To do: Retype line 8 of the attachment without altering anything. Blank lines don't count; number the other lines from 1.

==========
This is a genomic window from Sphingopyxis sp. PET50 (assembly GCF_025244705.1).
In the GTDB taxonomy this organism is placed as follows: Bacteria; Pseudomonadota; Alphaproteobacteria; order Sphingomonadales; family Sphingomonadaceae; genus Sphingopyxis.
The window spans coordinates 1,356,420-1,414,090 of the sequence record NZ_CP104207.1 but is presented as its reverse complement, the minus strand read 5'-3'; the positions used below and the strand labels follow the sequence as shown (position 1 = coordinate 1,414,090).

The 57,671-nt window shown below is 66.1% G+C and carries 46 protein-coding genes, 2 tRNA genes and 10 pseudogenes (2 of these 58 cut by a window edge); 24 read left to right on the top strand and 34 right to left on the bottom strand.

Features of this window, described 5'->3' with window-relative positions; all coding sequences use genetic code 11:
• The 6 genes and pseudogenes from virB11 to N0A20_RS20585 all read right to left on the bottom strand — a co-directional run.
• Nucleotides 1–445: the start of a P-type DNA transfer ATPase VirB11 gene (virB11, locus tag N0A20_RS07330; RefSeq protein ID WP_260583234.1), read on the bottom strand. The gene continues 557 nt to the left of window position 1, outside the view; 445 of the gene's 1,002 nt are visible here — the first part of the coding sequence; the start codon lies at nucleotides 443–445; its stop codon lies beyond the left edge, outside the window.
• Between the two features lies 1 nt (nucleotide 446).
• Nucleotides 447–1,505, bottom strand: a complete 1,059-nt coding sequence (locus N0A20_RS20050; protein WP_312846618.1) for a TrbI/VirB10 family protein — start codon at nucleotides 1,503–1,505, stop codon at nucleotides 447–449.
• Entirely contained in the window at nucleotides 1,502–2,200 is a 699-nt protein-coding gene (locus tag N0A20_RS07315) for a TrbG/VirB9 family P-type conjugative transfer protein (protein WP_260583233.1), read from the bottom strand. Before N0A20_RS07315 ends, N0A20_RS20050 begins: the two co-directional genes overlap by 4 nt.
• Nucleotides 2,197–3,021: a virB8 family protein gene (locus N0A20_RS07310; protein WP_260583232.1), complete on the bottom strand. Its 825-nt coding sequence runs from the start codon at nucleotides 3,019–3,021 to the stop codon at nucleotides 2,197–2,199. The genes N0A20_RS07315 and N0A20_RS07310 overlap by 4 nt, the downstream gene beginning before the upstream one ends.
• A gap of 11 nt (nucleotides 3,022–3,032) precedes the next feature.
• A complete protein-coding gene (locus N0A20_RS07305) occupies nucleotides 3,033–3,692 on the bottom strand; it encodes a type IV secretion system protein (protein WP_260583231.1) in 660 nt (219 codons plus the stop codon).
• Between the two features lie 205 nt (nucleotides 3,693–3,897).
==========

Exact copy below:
• Between the two features lies 1 nt (nucleotide 446).